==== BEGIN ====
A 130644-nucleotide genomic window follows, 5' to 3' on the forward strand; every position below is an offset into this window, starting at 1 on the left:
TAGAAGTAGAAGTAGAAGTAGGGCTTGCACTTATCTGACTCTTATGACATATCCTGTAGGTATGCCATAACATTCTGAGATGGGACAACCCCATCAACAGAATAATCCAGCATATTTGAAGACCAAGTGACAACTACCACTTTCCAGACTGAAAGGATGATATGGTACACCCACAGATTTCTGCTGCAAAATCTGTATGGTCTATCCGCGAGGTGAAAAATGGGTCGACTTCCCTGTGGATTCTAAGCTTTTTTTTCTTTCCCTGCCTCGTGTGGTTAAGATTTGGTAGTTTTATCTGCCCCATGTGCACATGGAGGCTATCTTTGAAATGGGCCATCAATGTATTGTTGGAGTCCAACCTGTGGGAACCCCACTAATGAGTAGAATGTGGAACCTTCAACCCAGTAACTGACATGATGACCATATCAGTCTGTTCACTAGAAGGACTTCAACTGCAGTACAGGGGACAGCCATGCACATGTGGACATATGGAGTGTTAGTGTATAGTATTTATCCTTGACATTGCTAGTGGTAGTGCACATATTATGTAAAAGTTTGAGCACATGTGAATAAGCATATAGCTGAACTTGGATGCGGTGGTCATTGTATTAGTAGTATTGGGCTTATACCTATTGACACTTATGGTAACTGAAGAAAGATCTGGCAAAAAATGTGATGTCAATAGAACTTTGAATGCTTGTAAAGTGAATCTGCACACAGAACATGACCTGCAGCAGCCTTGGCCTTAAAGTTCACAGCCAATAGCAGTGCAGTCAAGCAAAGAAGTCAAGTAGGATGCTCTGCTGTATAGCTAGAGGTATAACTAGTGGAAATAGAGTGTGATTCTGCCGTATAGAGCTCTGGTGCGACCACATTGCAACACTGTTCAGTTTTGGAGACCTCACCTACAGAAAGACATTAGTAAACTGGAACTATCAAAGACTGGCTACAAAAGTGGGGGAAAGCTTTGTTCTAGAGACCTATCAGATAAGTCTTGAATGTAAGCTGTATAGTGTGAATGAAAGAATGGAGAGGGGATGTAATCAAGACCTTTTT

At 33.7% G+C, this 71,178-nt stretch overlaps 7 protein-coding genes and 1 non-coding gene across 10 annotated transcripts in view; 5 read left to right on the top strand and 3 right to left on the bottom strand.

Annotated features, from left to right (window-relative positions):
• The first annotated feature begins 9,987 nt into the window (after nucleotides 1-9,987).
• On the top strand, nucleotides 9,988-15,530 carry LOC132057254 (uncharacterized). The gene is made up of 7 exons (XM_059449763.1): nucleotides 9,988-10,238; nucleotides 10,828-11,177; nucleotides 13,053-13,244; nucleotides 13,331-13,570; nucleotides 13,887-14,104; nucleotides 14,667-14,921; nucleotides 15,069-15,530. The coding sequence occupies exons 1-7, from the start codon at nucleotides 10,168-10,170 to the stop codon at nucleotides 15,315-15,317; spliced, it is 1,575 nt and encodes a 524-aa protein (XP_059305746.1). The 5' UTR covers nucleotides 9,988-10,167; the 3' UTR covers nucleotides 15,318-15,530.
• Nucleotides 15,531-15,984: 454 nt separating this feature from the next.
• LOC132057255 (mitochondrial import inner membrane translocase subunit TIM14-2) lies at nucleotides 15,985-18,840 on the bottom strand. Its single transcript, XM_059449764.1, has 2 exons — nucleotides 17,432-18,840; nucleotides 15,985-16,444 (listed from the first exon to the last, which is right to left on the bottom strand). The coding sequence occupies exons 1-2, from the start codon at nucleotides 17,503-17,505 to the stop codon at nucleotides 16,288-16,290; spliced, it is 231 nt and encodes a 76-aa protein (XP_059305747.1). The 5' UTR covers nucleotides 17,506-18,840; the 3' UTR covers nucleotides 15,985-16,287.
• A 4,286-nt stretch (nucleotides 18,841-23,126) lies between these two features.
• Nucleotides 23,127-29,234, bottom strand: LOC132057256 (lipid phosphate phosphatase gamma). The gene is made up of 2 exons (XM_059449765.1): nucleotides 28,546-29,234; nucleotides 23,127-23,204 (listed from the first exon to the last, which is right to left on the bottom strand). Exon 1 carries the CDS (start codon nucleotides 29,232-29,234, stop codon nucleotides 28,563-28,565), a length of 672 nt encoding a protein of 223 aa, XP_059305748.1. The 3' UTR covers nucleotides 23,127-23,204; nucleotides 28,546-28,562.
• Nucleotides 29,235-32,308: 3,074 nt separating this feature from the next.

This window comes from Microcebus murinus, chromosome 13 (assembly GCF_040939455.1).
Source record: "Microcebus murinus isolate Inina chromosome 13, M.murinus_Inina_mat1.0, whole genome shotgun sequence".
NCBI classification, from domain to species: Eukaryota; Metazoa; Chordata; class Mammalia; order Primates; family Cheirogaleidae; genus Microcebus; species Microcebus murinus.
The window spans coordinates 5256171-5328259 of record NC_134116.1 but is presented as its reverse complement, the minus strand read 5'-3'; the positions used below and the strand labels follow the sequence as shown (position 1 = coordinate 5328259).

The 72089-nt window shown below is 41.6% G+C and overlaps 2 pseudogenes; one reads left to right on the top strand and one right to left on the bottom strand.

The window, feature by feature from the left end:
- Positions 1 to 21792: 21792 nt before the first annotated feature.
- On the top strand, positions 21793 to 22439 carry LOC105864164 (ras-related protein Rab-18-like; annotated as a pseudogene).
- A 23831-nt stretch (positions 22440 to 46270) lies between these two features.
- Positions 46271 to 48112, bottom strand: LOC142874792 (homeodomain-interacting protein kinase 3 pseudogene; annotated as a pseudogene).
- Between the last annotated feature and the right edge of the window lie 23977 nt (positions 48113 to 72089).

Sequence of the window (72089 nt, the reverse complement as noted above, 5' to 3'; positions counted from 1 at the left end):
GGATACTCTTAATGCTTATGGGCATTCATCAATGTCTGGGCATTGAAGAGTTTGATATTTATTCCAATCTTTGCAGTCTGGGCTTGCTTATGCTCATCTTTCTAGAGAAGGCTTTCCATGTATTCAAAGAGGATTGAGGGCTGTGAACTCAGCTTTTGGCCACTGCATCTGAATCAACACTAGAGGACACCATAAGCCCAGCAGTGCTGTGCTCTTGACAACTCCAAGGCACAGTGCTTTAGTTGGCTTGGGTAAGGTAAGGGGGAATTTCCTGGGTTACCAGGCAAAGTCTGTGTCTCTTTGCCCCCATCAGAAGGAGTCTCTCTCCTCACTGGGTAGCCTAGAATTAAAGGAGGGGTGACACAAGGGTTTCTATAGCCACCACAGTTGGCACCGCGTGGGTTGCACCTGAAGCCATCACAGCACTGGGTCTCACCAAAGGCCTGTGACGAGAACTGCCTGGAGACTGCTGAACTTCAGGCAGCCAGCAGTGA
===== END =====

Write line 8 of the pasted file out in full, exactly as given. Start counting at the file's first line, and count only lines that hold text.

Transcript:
• LOC132057255 (mitochondrial import inner membrane translocase subunit TIM14-2) lies at nucleotides 15,985-18,840 on the bottom strand. Its single transcript, XM_059449764.1, has 2 exons — nucleotides 17,432-18,840; nucleotides 15,985-16,444 (listed from the first exon to the last, which is right to left on the bottom strand). The coding sequence occupies exons 1-2, from the start codon at nucleotides 17,503-17,505 to the stop codon at nucleotides 16,288-16,290; spliced, it is 231 nt and encodes a 76-aa protein (XP_059305747.1). The 5' UTR covers nucleotides 17,506-18,840; the 3' UTR covers nucleotides 15,985-16,287.